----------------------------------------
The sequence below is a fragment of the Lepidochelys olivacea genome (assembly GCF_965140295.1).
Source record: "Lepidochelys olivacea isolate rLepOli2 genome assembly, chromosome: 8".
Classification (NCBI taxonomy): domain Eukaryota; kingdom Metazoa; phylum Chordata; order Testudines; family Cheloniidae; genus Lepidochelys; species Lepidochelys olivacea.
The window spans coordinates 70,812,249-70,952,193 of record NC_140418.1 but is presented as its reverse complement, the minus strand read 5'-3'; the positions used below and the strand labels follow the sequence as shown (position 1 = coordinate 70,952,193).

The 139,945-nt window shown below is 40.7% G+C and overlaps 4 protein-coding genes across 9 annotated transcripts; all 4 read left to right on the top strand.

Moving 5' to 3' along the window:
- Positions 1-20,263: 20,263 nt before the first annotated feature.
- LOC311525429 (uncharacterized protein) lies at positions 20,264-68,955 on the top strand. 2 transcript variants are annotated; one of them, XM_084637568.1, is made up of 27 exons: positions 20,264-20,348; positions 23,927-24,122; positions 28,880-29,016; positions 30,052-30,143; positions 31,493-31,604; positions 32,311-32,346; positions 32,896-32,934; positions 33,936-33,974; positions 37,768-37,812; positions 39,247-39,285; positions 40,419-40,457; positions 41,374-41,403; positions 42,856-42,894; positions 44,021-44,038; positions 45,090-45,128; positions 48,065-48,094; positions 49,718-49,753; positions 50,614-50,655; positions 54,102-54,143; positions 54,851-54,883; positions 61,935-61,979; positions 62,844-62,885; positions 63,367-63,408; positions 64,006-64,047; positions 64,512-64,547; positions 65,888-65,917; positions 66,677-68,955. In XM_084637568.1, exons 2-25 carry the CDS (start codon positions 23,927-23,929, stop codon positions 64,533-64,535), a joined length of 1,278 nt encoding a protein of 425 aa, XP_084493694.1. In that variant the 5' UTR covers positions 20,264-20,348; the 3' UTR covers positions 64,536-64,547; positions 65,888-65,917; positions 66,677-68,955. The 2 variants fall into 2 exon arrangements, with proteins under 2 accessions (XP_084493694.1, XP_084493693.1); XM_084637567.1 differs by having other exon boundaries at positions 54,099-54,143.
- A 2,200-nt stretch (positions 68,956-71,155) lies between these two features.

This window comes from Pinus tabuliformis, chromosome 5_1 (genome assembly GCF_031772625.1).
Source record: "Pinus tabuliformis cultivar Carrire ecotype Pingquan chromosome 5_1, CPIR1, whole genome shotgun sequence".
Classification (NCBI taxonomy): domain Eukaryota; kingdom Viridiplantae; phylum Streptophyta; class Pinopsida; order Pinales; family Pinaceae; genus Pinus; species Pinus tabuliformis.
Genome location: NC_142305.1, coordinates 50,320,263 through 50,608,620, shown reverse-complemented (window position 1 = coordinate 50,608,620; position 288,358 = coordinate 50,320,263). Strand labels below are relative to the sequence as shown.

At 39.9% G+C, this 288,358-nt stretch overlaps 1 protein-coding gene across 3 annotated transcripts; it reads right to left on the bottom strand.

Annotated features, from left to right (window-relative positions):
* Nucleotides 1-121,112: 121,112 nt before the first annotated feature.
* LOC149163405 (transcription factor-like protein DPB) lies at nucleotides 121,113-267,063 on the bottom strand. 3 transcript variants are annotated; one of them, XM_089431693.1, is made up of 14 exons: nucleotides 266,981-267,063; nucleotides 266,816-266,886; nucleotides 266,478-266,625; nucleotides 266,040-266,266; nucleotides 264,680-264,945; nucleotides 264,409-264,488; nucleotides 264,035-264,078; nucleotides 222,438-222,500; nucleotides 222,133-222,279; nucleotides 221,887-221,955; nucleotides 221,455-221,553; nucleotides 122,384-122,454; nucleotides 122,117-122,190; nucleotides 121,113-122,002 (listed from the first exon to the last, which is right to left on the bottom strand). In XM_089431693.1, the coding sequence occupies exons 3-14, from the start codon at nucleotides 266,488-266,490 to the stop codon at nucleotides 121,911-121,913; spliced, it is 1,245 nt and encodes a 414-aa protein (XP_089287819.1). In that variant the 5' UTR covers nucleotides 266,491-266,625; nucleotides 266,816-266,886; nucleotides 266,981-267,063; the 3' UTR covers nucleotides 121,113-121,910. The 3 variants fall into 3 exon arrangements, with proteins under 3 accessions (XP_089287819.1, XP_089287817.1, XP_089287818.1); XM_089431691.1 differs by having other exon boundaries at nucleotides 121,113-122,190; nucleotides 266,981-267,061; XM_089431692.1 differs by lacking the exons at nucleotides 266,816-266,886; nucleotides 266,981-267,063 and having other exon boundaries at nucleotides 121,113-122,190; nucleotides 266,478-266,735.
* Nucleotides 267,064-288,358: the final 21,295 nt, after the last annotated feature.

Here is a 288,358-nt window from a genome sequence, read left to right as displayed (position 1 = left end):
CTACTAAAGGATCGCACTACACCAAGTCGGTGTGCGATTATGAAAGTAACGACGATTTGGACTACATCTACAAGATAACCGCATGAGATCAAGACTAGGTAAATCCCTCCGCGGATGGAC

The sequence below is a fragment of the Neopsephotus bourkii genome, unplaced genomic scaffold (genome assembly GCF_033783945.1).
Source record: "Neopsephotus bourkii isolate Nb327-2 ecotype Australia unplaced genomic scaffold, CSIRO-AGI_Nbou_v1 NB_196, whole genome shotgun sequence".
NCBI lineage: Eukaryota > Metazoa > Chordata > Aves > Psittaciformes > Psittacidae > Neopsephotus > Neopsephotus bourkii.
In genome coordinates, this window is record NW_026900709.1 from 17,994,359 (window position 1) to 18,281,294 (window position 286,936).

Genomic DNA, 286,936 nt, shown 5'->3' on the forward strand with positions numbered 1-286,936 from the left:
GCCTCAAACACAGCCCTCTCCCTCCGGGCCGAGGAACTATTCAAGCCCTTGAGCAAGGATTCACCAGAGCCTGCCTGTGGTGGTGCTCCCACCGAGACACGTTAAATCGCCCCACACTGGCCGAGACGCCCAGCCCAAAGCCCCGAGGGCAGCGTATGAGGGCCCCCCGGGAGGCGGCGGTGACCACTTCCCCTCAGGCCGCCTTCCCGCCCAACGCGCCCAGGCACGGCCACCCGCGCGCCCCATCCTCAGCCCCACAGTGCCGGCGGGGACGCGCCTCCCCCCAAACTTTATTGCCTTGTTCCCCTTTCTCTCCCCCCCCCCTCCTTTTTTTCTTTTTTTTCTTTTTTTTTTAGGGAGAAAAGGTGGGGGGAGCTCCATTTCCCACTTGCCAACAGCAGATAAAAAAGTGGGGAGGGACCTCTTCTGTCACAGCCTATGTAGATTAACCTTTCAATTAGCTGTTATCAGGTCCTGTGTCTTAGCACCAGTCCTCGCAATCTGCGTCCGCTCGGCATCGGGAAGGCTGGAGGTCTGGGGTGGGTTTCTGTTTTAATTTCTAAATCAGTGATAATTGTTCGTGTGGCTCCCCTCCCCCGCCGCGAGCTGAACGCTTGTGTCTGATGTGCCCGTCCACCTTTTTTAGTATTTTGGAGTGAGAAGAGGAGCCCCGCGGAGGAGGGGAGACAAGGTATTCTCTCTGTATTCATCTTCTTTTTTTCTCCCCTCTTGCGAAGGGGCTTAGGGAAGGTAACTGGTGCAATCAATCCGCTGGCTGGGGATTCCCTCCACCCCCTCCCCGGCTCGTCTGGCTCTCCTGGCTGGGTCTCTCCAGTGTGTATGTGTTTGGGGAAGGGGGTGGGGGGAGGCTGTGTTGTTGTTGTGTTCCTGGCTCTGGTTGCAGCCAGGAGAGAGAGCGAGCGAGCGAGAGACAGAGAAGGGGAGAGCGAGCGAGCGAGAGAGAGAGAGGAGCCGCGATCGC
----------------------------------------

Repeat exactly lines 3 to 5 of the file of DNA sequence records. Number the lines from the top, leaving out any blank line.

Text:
Classification (NCBI taxonomy): domain Eukaryota; kingdom Metazoa; phylum Chordata; order Testudines; family Cheloniidae; genus Lepidochelys; species Lepidochelys olivacea.
The window spans coordinates 70,812,249-70,952,193 of record NC_140418.1 but is presented as its reverse complement, the minus strand read 5'-3'; the positions used below and the strand labels follow the sequence as shown (position 1 = coordinate 70,952,193).

The 139,945-nt window shown below is 40.7% G+C and overlaps 4 protein-coding genes across 9 annotated transcripts; all 4 read left to right on the top strand.